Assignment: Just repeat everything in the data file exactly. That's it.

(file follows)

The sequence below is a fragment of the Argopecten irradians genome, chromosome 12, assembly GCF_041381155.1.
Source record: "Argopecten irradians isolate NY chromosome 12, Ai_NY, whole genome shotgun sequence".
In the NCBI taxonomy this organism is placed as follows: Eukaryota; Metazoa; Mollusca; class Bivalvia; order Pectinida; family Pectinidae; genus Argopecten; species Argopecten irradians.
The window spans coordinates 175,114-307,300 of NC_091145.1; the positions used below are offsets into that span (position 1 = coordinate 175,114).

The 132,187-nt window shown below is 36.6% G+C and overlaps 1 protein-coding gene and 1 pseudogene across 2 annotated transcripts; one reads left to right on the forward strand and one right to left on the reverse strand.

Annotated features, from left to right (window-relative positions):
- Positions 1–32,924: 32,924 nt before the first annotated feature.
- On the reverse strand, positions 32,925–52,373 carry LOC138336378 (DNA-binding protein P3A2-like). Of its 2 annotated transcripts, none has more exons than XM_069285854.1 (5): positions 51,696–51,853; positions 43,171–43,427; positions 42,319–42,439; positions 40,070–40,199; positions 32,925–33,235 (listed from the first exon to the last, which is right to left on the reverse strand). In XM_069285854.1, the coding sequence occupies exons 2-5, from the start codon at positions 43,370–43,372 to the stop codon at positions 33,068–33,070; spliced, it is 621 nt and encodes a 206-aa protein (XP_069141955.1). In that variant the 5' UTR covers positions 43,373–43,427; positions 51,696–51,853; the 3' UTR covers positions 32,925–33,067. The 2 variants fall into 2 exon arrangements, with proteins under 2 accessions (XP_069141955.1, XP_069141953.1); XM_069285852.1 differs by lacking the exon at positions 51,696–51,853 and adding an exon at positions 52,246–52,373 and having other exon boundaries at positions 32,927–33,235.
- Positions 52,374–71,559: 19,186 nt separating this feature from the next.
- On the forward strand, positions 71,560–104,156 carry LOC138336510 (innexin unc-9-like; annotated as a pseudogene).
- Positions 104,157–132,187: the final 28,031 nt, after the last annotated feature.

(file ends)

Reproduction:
The sequence below is a fragment of the Argopecten irradians genome, chromosome 12, assembly GCF_041381155.1.
Source record: "Argopecten irradians isolate NY chromosome 12, Ai_NY, whole genome shotgun sequence".
In the NCBI taxonomy this organism is placed as follows: Eukaryota; Metazoa; Mollusca; class Bivalvia; order Pectinida; family Pectinidae; genus Argopecten; species Argopecten irradians.
The window spans coordinates 175,114-307,300 of NC_091145.1; the positions used below are offsets into that span (position 1 = coordinate 175,114).

The 132,187-nt window shown below is 36.6% G+C and overlaps 1 protein-coding gene and 1 pseudogene across 2 annotated transcripts; one reads left to right on the forward strand and one right to left on the reverse strand.

Annotated features, from left to right (window-relative positions):
- Positions 1–32,924: 32,924 nt before the first annotated feature.
- On the reverse strand, positions 32,925–52,373 carry LOC138336378 (DNA-binding protein P3A2-like). Of its 2 annotated transcripts, none has more exons than XM_069285854.1 (5): positions 51,696–51,853; positions 43,171–43,427; positions 42,319–42,439; positions 40,070–40,199; positions 32,925–33,235 (listed from the first exon to the last, which is right to left on the reverse strand). In XM_069285854.1, the coding sequence occupies exons 2-5, from the start codon at positions 43,370–43,372 to the stop codon at positions 33,068–33,070; spliced, it is 621 nt and encodes a 206-aa protein (XP_069141955.1). In that variant the 5' UTR covers positions 43,373–43,427; positions 51,696–51,853; the 3' UTR covers positions 32,925–33,067. The 2 variants fall into 2 exon arrangements, with proteins under 2 accessions (XP_069141955.1, XP_069141953.1); XM_069285852.1 differs by lacking the exon at positions 51,696–51,853 and adding an exon at positions 52,246–52,373 and having other exon boundaries at positions 32,927–33,235.
- Positions 52,374–71,559: 19,186 nt separating this feature from the next.
- On the forward strand, positions 71,560–104,156 carry LOC138336510 (innexin unc-9-like; annotated as a pseudogene).
- Positions 104,157–132,187: the final 28,031 nt, after the last annotated feature.